All information is believed to be from reliable sources; however, LPL Financial makes no representation as to its completeness or accuracy. Investing involves risks including possible loss of principal. No investment strategy or risk management technique can guarantee return or eliminate risk in all market environments. Diversification does not protect against market risk. Investing in foreign and emerging markets debt or securities involves special additional risks. These risks include, but are not limited to, currency risk, geopolitical risk, and risk associated with varying accounting standards.
Investing in emerging markets may accentuate these risks.
Gross Domestic Product (GDP) is the monetary value of all the finished goods and services produced within a country’s borders in a specific time period, though GDP is usually calculated on an annual basis. It includes all of private and public consumption, government outlays, investments and exports less imports that occur within a defined territory.
The PE ratio (price-to-earnings ratio) is a measure of the price paid for a share relative to the annual net income or profit earned by the firm per share. It is a financial ratio used for valuation: a higher PE ratio means that investors are paying more for each unit of net income, so the stock is more expensive compared to one with lower PE ratio.
Earnings per share (EPS) is the portion of a company’s profit allocated to each outstanding share of common stock. EPS serves as an indicator of a company’s profitability. Earnings per share is generally considered to be the single most important variable in determining a share’s price. It is also a major component used to calculate the price-to-earnings valuation ratio.
The Standard & Poor’s 500 Index is a capitalization-weighted index of 500 stocks designed to measure performance of the broad domestic economy through changes in the aggregate market value of 500 stocks representing all major industries.
Investing in stock includes numerous specific risks including the fluctuation of dividend, loss of principal and potential illiquidity of the investment in a falling market. Because of their narrow focus, sector investing will be subject to greater volatility than investing more broadly across many sectors and companies. Bonds are subject to market and interest rate risk if sold prior to maturity. Bond values will decline as interest rates rise and bonds are subject to availability and change in price. Bond yields are subject to change. Certain call or special redemption features may exist which could impact yield. Government bonds and Treasury bills are guaranteed by the US government as to the timely payment of principal and interest and, if held to maturity, offer a fixed rate of return and fixed principal value. Corporate bonds are considered higher risk than government bonds but normally offer a higher yield and are subject to market, interest rate, and credit risk, as well as additional risks based on the quality of issuer coupon rate, price, yield, maturity, and redemption features. Mortgage backed securities are subject to credit, default, prepayment, extension, market and interest rate risk.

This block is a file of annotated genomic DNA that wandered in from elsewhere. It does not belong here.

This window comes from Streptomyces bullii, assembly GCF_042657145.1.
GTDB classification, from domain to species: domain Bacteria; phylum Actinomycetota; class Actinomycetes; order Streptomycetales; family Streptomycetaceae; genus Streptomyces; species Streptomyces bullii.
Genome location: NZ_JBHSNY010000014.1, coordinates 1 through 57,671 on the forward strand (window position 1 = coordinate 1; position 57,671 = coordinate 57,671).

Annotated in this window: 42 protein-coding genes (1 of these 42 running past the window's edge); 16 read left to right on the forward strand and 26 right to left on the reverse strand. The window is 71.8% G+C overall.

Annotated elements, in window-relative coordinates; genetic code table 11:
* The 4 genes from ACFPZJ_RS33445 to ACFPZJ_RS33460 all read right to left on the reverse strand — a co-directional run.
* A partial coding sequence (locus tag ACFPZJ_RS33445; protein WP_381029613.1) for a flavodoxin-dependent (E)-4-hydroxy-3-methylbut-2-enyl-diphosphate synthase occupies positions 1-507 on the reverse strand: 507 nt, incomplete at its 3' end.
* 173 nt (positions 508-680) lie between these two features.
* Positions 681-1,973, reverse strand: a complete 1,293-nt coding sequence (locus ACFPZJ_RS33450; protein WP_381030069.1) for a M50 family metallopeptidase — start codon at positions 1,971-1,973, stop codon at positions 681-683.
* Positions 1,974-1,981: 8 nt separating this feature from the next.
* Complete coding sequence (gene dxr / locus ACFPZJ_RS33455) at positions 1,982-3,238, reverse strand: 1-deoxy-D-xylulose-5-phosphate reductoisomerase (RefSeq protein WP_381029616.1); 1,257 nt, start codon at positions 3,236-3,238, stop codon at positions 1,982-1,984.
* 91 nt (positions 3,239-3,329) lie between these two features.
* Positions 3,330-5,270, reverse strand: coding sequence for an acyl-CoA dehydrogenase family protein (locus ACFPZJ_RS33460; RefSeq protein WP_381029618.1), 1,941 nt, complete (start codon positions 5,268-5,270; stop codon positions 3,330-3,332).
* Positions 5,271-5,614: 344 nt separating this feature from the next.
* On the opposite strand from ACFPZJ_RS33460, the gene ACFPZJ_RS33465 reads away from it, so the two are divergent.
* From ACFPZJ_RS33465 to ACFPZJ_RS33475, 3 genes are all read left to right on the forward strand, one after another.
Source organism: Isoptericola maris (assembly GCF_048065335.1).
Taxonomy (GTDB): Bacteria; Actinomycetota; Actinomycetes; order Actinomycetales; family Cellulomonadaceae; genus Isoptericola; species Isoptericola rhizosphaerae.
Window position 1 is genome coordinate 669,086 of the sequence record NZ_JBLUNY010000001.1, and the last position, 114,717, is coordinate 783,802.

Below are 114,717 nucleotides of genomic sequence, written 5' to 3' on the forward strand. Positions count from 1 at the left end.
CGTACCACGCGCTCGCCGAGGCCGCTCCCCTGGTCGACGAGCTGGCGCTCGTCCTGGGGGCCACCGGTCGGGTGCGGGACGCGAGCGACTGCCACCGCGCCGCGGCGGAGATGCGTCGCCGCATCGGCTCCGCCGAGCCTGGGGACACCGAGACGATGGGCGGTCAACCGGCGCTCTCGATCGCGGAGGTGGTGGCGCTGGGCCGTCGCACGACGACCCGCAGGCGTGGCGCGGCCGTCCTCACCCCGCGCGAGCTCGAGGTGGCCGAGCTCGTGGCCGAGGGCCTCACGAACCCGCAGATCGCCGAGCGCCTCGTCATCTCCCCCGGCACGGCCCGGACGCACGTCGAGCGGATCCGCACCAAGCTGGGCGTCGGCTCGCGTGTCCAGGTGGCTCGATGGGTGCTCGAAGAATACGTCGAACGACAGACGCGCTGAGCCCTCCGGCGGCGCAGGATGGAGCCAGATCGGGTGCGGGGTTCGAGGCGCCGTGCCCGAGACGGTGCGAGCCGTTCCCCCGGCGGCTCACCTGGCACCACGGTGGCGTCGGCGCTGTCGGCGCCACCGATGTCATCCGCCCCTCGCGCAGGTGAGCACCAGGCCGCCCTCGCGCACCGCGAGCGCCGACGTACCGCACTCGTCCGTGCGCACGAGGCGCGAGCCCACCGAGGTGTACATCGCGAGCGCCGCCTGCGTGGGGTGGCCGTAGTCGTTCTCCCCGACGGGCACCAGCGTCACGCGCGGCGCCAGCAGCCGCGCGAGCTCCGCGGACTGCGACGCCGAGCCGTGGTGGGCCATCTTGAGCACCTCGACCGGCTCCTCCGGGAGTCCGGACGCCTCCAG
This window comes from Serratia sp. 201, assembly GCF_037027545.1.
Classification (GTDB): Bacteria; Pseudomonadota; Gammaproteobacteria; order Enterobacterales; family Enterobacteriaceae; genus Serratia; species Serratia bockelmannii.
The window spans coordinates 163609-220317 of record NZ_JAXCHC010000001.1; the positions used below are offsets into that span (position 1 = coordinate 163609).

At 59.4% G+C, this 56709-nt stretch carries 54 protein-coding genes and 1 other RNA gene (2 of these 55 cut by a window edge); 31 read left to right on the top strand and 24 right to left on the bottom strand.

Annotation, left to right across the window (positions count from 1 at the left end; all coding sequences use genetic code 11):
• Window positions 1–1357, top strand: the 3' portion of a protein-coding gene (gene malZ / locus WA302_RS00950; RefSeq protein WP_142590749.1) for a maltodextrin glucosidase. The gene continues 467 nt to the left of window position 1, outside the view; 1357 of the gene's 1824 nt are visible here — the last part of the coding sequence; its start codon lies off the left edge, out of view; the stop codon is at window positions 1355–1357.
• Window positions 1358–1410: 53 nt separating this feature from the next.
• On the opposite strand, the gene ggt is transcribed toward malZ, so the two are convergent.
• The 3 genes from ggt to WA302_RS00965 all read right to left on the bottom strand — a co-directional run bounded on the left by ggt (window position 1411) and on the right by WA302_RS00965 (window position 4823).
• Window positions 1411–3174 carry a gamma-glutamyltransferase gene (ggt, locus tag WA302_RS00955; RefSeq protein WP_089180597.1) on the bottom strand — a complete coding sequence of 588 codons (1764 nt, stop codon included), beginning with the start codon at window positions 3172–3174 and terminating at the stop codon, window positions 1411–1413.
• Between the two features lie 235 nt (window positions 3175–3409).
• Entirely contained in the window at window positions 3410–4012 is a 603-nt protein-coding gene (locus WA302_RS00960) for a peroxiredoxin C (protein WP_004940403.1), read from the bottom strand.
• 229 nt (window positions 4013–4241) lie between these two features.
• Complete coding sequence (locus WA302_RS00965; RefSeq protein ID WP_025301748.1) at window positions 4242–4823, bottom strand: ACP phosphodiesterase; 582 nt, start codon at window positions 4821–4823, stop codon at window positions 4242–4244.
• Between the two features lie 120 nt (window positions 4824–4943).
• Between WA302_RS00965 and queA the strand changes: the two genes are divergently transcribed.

FIXED INCOME DEFINITIONS
Credit Quality is one of the principal criteria for judging the investment quality of a bond or bond mutual fund. As the term implies, credit quality informs investors of a bond or bond portfolio’s credit worthiness, or risk of default. Credit ratings are published rankings based on detailed financial analyses by a credit bureau specifically as it relates the bond issue’s ability to meet debt obligations. The highest rating is AAA, and the lowest is D. Securities with credit ratings of BBB and above are considered investment grade.
This research material has been prepared by LPL Financial LLC.